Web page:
23 CS Fall Sequential Logic Implementation - 23 Synthesizing the Ant Brain Circuit zEncode States Using a Set of State Variables yArbitrary choice - may affect cost, speed zUse Transition Truth Table yDefine next state function for each state variable yDefine output function for each output zImplement next state and output functions using combinational logic y2-level logic (ROM/PLA/PAL) yMulti-level logic yNext state and output functions can be optimized together

24 CS Fall Sequential Logic Implementation - 24 Transition Truth Table zUsing symbolic states and outputs LOST (F) E/G (TL) A (TL, F) B (TR, F) C (TR, F) R R L R R L R L + R L R stateLRnext stateoutputs LOST00LOSTF LOST–1E/GF LOST1– E/GF A00BTL, F A01ATL, F A1– E/GTL, F B– 0CTR, F B– 1ATR, F

25 CS Fall Sequential Logic Implementation - 25 stateLRnext stateoutputs X,Y,ZX', Y', Z'FTRTL LOST- 000 E/G- 001 A- 010 B- 011 C- 100 it now remains to synthesize these 6 functions Synthesis z5 states : at least 3 state variables required (X, Y, Z) yState assignment (in this case, arbitrarily chosen)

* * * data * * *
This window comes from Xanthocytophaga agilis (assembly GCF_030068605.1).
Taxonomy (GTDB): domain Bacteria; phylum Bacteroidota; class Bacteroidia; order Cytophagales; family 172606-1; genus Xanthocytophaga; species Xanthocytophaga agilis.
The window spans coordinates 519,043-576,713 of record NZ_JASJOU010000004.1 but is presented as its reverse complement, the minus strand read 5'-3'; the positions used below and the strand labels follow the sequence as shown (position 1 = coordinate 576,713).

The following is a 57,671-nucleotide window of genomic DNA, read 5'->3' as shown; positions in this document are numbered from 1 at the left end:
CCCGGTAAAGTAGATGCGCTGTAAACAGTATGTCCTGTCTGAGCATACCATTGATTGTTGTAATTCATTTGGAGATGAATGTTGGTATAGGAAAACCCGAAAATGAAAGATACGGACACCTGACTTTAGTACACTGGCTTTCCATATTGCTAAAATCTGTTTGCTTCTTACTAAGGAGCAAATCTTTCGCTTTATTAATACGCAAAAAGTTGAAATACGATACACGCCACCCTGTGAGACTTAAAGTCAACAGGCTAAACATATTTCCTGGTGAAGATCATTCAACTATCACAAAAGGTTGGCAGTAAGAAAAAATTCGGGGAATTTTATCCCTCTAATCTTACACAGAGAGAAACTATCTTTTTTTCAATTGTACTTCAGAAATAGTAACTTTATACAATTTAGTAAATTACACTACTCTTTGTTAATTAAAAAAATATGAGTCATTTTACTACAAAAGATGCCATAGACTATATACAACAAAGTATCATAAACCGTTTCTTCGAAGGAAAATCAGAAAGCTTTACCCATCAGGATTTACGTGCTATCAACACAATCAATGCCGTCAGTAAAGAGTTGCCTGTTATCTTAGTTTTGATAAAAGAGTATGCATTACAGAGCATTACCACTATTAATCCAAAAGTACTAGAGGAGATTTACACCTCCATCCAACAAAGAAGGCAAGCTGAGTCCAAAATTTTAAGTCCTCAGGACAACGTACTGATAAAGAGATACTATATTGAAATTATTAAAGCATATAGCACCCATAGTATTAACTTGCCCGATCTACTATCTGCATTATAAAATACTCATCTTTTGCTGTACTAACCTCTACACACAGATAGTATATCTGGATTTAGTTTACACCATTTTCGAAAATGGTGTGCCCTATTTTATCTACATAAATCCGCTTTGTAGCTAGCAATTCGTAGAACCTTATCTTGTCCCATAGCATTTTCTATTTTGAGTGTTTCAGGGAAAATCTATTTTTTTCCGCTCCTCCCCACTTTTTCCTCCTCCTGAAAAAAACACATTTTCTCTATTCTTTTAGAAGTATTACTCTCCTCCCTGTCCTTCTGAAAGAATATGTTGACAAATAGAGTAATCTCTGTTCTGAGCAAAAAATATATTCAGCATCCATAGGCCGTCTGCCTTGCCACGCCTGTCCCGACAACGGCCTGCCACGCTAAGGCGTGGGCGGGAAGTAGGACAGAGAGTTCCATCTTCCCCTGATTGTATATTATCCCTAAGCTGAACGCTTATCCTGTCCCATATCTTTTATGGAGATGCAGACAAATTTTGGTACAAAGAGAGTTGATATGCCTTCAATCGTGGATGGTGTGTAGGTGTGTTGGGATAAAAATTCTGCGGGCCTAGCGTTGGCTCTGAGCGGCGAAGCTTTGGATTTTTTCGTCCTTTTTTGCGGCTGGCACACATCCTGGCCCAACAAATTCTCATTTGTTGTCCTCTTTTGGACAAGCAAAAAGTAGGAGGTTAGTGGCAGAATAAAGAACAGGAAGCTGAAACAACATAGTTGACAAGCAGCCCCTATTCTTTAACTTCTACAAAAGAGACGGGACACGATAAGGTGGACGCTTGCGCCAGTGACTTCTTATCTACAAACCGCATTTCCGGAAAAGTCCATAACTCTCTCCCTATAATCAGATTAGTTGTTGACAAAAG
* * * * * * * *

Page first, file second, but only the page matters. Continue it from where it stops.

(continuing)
26 CS Fall Sequential Logic Implementation - 26 stateinputsnext stateoutputs X,Y,ZL RX +,Y +,Z + FTRTL e.g. TR = X + Y Z X + = X R + Y Z R = R TR Synthesis of Next State and Output Functions

27 CS Fall Sequential Logic Implementation - 27 Circuit Implementation zOutputs are a function of the current state only - Moore machine LRLR F TR TL Next State Current State output logic next state logic X+X+ Y+Y+ Z+Z+ XYZ

28 CS Fall Sequential Logic Implementation - 28 Ant is in deep trouble if it gets in this state Dont Cares in FSM Synthesis zWhat happens to the "unused" states (101, 110, 111)? zExploited as don't cares to minimize the logic yIf states can't happen, then don't care what the functions do yif states do happen, we may be in trouble 000 (F) 001 (TL) 010 (TL, F) 011 (TR, F) 100 (TR, F) R R L R R L R L + R L R

29 CS Fall Sequential Logic Implementation - 29 State Minimization zFewer states may mean fewer state variables zHigh-level synthesis may generate many redundant states zTwo state are equivalent if they are impossible to distinguish from the outputs of the FSM, i. e., for any input sequence the outputs are the same zTwo conditions for two states to be equivalent: y1) Output must be the same in both states y2) Must transition to equivalent states for all input combinations